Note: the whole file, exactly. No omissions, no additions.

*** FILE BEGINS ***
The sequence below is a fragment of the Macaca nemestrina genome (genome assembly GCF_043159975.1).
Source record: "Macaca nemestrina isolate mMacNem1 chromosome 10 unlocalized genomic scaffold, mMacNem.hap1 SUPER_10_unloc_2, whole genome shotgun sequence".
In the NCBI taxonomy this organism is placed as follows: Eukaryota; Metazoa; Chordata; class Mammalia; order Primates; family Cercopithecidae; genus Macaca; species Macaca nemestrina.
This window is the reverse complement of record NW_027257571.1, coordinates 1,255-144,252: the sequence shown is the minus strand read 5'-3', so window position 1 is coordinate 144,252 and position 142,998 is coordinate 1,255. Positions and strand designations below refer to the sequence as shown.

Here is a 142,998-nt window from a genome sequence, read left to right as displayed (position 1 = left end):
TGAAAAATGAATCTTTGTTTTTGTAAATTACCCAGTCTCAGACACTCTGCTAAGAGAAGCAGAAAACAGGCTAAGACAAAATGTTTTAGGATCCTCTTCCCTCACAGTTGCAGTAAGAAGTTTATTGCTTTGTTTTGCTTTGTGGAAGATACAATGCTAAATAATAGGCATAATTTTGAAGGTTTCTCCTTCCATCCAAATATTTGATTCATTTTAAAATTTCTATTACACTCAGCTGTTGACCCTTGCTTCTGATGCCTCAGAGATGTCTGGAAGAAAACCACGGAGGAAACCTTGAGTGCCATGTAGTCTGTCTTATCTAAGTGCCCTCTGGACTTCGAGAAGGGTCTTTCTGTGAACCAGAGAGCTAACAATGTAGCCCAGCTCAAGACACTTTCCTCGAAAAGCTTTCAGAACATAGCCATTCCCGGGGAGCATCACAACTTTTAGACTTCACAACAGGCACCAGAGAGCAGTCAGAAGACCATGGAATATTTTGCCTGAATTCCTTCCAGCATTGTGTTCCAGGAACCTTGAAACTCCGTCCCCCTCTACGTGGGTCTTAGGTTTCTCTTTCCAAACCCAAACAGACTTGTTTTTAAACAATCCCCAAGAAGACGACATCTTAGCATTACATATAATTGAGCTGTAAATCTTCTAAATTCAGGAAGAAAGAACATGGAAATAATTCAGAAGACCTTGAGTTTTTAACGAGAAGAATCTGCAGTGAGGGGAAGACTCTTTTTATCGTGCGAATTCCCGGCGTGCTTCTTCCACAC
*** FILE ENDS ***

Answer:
The sequence below is a fragment of the Macaca nemestrina genome (genome assembly GCF_043159975.1).
Source record: "Macaca nemestrina isolate mMacNem1 chromosome 10 unlocalized genomic scaffold, mMacNem.hap1 SUPER_10_unloc_2, whole genome shotgun sequence".
In the NCBI taxonomy this organism is placed as follows: Eukaryota; Metazoa; Chordata; class Mammalia; order Primates; family Cercopithecidae; genus Macaca; species Macaca nemestrina.
This window is the reverse complement of record NW_027257571.1, coordinates 1,255-144,252: the sequence shown is the minus strand read 5'-3', so window position 1 is coordinate 144,252 and position 142,998 is coordinate 1,255. Positions and strand designations below refer to the sequence as shown.

Here is a 142,998-nt window from a genome sequence, read left to right as displayed (position 1 = left end):
TGAAAAATGAATCTTTGTTTTTGTAAATTACCCAGTCTCAGACACTCTGCTAAGAGAAGCAGAAAACAGGCTAAGACAAAATGTTTTAGGATCCTCTTCCCTCACAGTTGCAGTAAGAAGTTTATTGCTTTGTTTTGCTTTGTGGAAGATACAATGCTAAATAATAGGCATAATTTTGAAGGTTTCTCCTTCCATCCAAATATTTGATTCATTTTAAAATTTCTATTACACTCAGCTGTTGACCCTTGCTTCTGATGCCTCAGAGATGTCTGGAAGAAAACCACGGAGGAAACCTTGAGTGCCATGTAGTCTGTCTTATCTAAGTGCCCTCTGGACTTCGAGAAGGGTCTTTCTGTGAACCAGAGAGCTAACAATGTAGCCCAGCTCAAGACACTTTCCTCGAAAAGCTTTCAGAACATAGCCATTCCCGGGGAGCATCACAACTTTTAGACTTCACAACAGGCACCAGAGAGCAGTCAGAAGACCATGGAATATTTTGCCTGAATTCCTTCCAGCATTGTGTTCCAGGAACCTTGAAACTCCGTCCCCCTCTACGTGGGTCTTAGGTTTCTCTTTCCAAACCCAAACAGACTTGTTTTTAAACAATCCCCAAGAAGACGACATCTTAGCATTACATATAATTGAGCTGTAAATCTTCTAAATTCAGGAAGAAAGAACATGGAAATAATTCAGAAGACCTTGAGTTTTTAACGAGAAGAATCTGCAGTGAGGGGAAGACTCTTTTTATCGTGCGAATTCCCGGCGTGCTTCTTCCACAC